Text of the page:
With regard to the results of a task result evaluation conducted by the Commission on IAA Evaluation of each Ministry every fiscal year, the MIC conducts a strict secondary evaluation from a cross-ministerial perspective.
Evaluation results of fiscal 2010
The commission: (1) expressed opinions about 42 enterprises that would reach the end of their medium-term goal periods at the end of fiscal 2010 (November 2010), and (2) organized its secondary evaluation regarding fiscal 2009 task results(December 2010). In conducting its evaluation, the commission cooperated with the Administration Reform Conference with the latter'fs review of clerical work and projects for independent administrative agencies (IAAs). A secondary evaluation is then conducted with emphasis on reviewing the assets owned by IAAs, and stepping up and reinforcing internal control.
The Administrative Evaluation Bureau (AEB) conducts its own nationwide investigation on how policies spanning more than one ministry are difficult for a specific, isolated ministry to evaluate, and how the affairs of each ministry are conducted in terms of necessity, effectiveness, efficiency, and other factors as a third-party establishment specializing in evaluation within the Government of Japan. These investigations also monitor and analyze the issues and problems facing each ministry in a demonstrative and comprehensive manner, and present corrective actions.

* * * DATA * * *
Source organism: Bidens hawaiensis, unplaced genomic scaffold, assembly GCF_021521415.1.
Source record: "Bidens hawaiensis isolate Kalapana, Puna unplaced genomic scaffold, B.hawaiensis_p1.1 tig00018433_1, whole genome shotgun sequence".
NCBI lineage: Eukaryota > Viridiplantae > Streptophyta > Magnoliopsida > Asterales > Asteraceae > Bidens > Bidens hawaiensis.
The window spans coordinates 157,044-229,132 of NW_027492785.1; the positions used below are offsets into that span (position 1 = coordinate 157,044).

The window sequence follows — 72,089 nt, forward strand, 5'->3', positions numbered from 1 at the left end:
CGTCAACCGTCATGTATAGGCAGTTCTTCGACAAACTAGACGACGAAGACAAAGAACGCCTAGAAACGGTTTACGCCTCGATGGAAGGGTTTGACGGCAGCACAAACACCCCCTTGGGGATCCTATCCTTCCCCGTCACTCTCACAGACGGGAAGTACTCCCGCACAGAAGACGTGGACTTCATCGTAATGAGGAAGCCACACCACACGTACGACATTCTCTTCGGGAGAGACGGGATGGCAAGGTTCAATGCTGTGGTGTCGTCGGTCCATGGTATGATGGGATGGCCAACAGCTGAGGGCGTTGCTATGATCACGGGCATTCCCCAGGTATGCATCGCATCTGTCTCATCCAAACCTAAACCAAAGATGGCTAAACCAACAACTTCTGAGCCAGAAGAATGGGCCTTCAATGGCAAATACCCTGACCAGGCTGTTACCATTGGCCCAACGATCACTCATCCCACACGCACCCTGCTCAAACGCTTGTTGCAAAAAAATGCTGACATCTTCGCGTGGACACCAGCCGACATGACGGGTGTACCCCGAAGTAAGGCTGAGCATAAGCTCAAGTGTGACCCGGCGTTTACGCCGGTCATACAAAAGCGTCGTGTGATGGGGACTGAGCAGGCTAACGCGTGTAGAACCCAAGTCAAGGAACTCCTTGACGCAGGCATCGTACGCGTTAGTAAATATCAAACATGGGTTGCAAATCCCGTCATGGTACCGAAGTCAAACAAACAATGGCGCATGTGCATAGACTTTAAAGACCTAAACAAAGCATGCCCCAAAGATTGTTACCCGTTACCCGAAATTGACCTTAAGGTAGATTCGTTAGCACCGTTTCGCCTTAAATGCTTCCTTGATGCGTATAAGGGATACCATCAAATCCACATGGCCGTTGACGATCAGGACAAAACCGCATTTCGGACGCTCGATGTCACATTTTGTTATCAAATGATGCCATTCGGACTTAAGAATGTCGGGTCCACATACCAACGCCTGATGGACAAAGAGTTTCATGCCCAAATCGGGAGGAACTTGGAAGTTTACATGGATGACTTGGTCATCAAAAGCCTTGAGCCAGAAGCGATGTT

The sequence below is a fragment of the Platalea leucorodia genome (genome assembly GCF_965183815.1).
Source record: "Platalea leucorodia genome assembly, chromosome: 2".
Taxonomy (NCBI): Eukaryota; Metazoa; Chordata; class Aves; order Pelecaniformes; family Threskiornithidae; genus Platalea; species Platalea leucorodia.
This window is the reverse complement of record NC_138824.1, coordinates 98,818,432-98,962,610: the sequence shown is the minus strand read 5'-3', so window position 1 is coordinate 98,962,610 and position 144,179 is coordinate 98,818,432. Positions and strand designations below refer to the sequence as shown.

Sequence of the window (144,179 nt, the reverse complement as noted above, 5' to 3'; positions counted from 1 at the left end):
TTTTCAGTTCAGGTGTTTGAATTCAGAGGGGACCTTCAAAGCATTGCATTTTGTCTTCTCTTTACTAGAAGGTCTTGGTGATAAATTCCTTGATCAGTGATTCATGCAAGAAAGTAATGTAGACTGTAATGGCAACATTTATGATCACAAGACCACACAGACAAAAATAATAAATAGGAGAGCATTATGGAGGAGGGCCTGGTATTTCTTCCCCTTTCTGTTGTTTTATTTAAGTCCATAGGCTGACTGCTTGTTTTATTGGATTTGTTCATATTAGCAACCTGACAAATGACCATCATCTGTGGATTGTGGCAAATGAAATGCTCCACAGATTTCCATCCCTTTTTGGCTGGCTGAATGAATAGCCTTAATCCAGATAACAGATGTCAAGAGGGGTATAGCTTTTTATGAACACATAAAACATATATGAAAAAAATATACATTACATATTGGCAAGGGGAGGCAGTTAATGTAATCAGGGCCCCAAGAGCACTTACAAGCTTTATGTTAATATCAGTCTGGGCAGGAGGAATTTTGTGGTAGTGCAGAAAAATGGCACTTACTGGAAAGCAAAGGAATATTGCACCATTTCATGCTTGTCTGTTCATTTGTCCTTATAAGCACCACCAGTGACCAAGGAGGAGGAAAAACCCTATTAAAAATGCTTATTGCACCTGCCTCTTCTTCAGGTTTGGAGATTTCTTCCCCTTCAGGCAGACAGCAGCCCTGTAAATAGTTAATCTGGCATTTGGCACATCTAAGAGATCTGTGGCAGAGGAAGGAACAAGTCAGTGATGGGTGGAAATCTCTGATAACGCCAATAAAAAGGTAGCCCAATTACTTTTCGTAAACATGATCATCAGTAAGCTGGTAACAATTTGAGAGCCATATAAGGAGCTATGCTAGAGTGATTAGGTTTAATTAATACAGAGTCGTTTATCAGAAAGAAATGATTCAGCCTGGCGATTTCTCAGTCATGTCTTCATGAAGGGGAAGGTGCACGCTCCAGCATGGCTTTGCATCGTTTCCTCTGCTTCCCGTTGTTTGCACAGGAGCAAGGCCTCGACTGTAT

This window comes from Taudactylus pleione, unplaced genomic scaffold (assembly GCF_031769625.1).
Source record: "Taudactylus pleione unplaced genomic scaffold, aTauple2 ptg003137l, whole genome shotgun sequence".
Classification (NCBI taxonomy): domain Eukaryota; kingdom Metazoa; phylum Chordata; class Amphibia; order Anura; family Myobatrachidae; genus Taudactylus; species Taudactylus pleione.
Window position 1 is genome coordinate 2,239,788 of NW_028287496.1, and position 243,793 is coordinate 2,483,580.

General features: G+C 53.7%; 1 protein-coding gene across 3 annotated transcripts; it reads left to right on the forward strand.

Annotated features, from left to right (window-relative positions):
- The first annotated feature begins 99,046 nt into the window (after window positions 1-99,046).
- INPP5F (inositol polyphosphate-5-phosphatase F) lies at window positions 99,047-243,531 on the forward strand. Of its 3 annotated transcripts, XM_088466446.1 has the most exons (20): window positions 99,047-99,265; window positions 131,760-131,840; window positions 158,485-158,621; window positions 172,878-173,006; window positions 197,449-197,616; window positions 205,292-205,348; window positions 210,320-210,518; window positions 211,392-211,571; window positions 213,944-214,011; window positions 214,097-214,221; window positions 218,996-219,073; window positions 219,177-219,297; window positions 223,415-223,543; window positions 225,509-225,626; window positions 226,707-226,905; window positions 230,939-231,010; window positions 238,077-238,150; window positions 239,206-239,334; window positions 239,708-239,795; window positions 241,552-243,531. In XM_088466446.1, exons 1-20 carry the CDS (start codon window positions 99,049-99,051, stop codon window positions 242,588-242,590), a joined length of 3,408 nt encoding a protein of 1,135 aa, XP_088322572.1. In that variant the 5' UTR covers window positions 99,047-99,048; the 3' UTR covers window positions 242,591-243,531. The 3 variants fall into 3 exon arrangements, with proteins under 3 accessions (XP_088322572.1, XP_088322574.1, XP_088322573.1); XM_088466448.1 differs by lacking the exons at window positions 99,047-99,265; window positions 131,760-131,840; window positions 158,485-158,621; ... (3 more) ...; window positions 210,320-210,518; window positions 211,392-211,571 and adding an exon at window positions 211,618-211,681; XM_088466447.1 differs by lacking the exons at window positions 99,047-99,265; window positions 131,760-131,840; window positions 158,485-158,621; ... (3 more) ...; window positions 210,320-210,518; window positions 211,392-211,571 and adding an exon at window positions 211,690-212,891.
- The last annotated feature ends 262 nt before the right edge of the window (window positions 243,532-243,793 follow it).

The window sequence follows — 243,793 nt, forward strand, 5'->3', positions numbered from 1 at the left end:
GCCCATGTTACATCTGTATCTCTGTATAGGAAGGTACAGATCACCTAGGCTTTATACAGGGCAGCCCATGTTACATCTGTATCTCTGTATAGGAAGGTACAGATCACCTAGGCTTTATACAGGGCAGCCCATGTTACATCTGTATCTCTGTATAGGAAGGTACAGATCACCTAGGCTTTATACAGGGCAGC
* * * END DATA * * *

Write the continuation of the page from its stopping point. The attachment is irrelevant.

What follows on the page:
In the present severe financial situation, the AEB conducts "Administrative Evaluation and Inspection concerning employee training facilities" in order to sell or make effective use of national property and run the facilities efficiently. The AEB also recommended that all 12 ministries abolish or downsize training facilities that show low availability factors, discard inefficient training programs, and optimize the collection of expenses and other practices (in December 2010).
Citizens may have a complaint or opinion regarding the national government's administration but be unaware of whom to consult. They may have consulted the competent governmental authority but remain dissatisfied with their explanations or response. Administrative counseling provided by the MIC can be casually available in such cases. Regional administrative evaluation bureaus and administrative evaluation offices located over the country, along with about 5,000 administrative counselors, who are the private citizen, assigned nationwide as familiar counseling windows near to the citizen, receive more than 170,000 complaints opinions and requests per year. The MIC provides the service necessary for related administrative organizations and establishments from an impartial position, promotes the settlement of grievances, and refers such matters to the Administrative Grievance Resolution Promotion counsel consisting of knowledgeable persons from the private sector, or recommends an AEB survey to improve administrative programs and operation.